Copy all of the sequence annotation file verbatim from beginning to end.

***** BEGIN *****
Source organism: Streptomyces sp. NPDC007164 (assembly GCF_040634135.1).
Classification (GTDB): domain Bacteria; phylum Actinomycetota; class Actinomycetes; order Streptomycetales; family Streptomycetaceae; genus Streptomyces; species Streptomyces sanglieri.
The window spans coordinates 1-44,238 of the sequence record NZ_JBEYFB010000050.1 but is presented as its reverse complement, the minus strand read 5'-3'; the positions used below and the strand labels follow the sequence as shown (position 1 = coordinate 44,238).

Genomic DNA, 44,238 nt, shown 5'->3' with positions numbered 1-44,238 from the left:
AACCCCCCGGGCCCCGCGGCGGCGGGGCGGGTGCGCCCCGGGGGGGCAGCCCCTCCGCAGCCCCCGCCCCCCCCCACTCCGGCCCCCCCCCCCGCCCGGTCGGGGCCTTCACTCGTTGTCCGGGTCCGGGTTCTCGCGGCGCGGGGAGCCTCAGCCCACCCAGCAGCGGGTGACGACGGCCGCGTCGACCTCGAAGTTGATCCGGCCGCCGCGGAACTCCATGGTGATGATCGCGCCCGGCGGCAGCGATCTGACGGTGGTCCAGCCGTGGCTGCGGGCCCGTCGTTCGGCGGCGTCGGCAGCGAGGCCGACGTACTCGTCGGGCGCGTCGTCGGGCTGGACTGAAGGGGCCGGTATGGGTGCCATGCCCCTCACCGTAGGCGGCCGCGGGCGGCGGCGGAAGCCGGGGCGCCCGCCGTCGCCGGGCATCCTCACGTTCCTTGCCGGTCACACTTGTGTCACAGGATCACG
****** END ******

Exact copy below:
Source organism: Streptomyces sp. NPDC007164 (assembly GCF_040634135.1).
Classification (GTDB): domain Bacteria; phylum Actinomycetota; class Actinomycetes; order Streptomycetales; family Streptomycetaceae; genus Streptomyces; species Streptomyces sanglieri.
The window spans coordinates 1-44,238 of the sequence record NZ_JBEYFB010000050.1 but is presented as its reverse complement, the minus strand read 5'-3'; the positions used below and the strand labels follow the sequence as shown (position 1 = coordinate 44,238).

Genomic DNA, 44,238 nt, shown 5'->3' with positions numbered 1-44,238 from the left:
AACCCCCCGGGCCCCGCGGCGGCGGGGCGGGTGCGCCCCGGGGGGGCAGCCCCTCCGCAGCCCCCGCCCCCCCCCACTCCGGCCCCCCCCCCCGCCCGGTCGGGGCCTTCACTCGTTGTCCGGGTCCGGGTTCTCGCGGCGCGGGGAGCCTCAGCCCACCCAGCAGCGGGTGACGACGGCCGCGTCGACCTCGAAGTTGATCCGGCCGCCGCGGAACTCCATGGTGATGATCGCGCCCGGCGGCAGCGATCTGACGGTGGTCCAGCCGTGGCTGCGGGCCCGTCGTTCGGCGGCGTCGGCAGCGAGGCCGACGTACTCGTCGGGCGCGTCGTCGGGCTGGACTGAAGGGGCCGGTATGGGTGCCATGCCCCTCACCGTAGGCGGCCGCGGGCGGCGGCGGAAGCCGGGGCGCCCGCCGTCGCCGGGCATCCTCACGTTCCTTGCCGGTCACACTTGTGTCACAGGATCACG